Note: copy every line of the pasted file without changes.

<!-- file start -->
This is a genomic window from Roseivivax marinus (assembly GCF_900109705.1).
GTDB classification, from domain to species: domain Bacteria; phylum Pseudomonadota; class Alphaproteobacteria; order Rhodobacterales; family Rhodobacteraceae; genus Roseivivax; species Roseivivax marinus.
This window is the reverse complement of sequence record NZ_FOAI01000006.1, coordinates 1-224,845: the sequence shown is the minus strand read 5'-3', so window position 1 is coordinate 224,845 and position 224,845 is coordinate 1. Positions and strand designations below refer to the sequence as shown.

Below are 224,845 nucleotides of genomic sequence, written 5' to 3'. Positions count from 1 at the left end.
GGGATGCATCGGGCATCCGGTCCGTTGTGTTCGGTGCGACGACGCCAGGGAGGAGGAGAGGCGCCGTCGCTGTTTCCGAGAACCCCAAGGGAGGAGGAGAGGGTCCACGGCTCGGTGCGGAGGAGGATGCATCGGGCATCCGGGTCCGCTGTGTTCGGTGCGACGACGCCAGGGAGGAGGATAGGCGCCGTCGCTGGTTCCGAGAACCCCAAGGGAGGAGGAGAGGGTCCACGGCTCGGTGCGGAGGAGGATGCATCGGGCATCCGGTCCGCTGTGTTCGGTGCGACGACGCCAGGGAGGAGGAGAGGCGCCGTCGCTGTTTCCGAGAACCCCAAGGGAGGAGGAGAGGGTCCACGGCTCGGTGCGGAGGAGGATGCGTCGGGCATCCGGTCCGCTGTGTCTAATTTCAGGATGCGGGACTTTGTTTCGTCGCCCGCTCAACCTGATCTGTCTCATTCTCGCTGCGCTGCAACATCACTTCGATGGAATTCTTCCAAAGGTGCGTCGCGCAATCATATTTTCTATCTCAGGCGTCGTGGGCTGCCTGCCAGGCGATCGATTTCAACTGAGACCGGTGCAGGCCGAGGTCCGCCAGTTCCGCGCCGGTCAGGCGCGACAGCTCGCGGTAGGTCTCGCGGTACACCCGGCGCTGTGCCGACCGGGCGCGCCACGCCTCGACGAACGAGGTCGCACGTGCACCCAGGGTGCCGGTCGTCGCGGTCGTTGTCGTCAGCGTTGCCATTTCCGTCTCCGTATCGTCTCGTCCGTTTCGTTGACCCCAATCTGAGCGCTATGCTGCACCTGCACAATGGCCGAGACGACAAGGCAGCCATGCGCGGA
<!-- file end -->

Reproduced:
This is a genomic window from Roseivivax marinus (assembly GCF_900109705.1).
GTDB classification, from domain to species: domain Bacteria; phylum Pseudomonadota; class Alphaproteobacteria; order Rhodobacterales; family Rhodobacteraceae; genus Roseivivax; species Roseivivax marinus.
This window is the reverse complement of sequence record NZ_FOAI01000006.1, coordinates 1-224,845: the sequence shown is the minus strand read 5'-3', so window position 1 is coordinate 224,845 and position 224,845 is coordinate 1. Positions and strand designations below refer to the sequence as shown.

Below are 224,845 nucleotides of genomic sequence, written 5' to 3'. Positions count from 1 at the left end.
GGGATGCATCGGGCATCCGGTCCGTTGTGTTCGGTGCGACGACGCCAGGGAGGAGGAGAGGCGCCGTCGCTGTTTCCGAGAACCCCAAGGGAGGAGGAGAGGGTCCACGGCTCGGTGCGGAGGAGGATGCATCGGGCATCCGGGTCCGCTGTGTTCGGTGCGACGACGCCAGGGAGGAGGATAGGCGCCGTCGCTGGTTCCGAGAACCCCAAGGGAGGAGGAGAGGGTCCACGGCTCGGTGCGGAGGAGGATGCATCGGGCATCCGGTCCGCTGTGTTCGGTGCGACGACGCCAGGGAGGAGGAGAGGCGCCGTCGCTGTTTCCGAGAACCCCAAGGGAGGAGGAGAGGGTCCACGGCTCGGTGCGGAGGAGGATGCGTCGGGCATCCGGTCCGCTGTGTCTAATTTCAGGATGCGGGACTTTGTTTCGTCGCCCGCTCAACCTGATCTGTCTCATTCTCGCTGCGCTGCAACATCACTTCGATGGAATTCTTCCAAAGGTGCGTCGCGCAATCATATTTTCTATCTCAGGCGTCGTGGGCTGCCTGCCAGGCGATCGATTTCAACTGAGACCGGTGCAGGCCGAGGTCCGCCAGTTCCGCGCCGGTCAGGCGCGACAGCTCGCGGTAGGTCTCGCGGTACACCCGGCGCTGTGCCGACCGGGCGCGCCACGCCTCGACGAACGAGGTCGCACGTGCACCCAGGGTGCCGGTCGTCGCGGTCGTTGTCGTCAGCGTTGCCATTTCCGTCTCCGTATCGTCTCGTCCGTTTCGTTGACCCCAATCTGAGCGCTATGCTGCACCTGCACAATGGCCGAGACGACAAGGCAGCCATGCGCGGA